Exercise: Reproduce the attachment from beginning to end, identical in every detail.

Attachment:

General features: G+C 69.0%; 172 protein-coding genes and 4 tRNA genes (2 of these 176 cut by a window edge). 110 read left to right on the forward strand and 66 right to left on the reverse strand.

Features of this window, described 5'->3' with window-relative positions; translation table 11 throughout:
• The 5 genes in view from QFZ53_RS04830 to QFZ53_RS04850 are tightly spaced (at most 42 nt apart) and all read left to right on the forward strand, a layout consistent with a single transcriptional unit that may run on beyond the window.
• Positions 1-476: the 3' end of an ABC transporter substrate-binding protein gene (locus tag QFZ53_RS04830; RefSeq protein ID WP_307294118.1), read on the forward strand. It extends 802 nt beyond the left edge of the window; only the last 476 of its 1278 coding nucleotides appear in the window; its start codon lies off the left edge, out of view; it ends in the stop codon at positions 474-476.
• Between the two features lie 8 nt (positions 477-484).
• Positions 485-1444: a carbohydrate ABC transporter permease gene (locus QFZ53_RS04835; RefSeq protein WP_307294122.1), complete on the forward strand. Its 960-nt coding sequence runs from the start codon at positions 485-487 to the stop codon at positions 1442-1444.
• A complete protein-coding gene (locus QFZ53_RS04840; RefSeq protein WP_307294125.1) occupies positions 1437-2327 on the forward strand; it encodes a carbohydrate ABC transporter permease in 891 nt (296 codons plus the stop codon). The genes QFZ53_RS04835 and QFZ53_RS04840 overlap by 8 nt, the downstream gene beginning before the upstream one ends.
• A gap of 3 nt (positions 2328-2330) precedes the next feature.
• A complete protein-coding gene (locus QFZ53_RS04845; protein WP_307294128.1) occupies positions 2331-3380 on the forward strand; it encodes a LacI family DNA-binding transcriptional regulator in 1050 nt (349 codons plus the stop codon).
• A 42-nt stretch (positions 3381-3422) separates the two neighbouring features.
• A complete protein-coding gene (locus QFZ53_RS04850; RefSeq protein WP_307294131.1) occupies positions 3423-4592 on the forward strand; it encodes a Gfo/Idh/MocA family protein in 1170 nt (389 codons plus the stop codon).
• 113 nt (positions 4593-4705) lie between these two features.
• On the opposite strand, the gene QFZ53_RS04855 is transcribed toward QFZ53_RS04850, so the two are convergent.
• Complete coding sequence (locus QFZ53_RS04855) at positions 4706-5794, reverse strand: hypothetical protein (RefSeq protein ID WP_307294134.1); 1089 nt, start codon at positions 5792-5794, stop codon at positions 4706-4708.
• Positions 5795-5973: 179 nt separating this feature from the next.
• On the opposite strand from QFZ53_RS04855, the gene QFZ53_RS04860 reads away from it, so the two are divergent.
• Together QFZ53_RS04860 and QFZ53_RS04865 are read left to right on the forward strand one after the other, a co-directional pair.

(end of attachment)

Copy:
General features: G+C 69.0%; 172 protein-coding genes and 4 tRNA genes (2 of these 176 cut by a window edge). 110 read left to right on the forward strand and 66 right to left on the reverse strand.

Features of this window, described 5'->3' with window-relative positions; translation table 11 throughout:
• The 5 genes in view from QFZ53_RS04830 to QFZ53_RS04850 are tightly spaced (at most 42 nt apart) and all read left to right on the forward strand, a layout consistent with a single transcriptional unit that may run on beyond the window.
• Positions 1-476: the 3' end of an ABC transporter substrate-binding protein gene (locus tag QFZ53_RS04830; RefSeq protein ID WP_307294118.1), read on the forward strand. It extends 802 nt beyond the left edge of the window; only the last 476 of its 1278 coding nucleotides appear in the window; its start codon lies off the left edge, out of view; it ends in the stop codon at positions 474-476.
• Between the two features lie 8 nt (positions 477-484).
• Positions 485-1444: a carbohydrate ABC transporter permease gene (locus QFZ53_RS04835; RefSeq protein WP_307294122.1), complete on the forward strand. Its 960-nt coding sequence runs from the start codon at positions 485-487 to the stop codon at positions 1442-1444.
• A complete protein-coding gene (locus QFZ53_RS04840; RefSeq protein WP_307294125.1) occupies positions 1437-2327 on the forward strand; it encodes a carbohydrate ABC transporter permease in 891 nt (296 codons plus the stop codon). The genes QFZ53_RS04835 and QFZ53_RS04840 overlap by 8 nt, the downstream gene beginning before the upstream one ends.
• A gap of 3 nt (positions 2328-2330) precedes the next feature.
• A complete protein-coding gene (locus QFZ53_RS04845; protein WP_307294128.1) occupies positions 2331-3380 on the forward strand; it encodes a LacI family DNA-binding transcriptional regulator in 1050 nt (349 codons plus the stop codon).
• A 42-nt stretch (positions 3381-3422) separates the two neighbouring features.
• A complete protein-coding gene (locus QFZ53_RS04850; RefSeq protein WP_307294131.1) occupies positions 3423-4592 on the forward strand; it encodes a Gfo/Idh/MocA family protein in 1170 nt (389 codons plus the stop codon).
• 113 nt (positions 4593-4705) lie between these two features.
• On the opposite strand, the gene QFZ53_RS04855 is transcribed toward QFZ53_RS04850, so the two are convergent.
• Complete coding sequence (locus QFZ53_RS04855) at positions 4706-5794, reverse strand: hypothetical protein (RefSeq protein ID WP_307294134.1); 1089 nt, start codon at positions 5792-5794, stop codon at positions 4706-4708.
• Positions 5795-5973: 179 nt separating this feature from the next.
• On the opposite strand from QFZ53_RS04855, the gene QFZ53_RS04860 reads away from it, so the two are divergent.
• Together QFZ53_RS04860 and QFZ53_RS04865 are read left to right on the forward strand one after the other, a co-directional pair.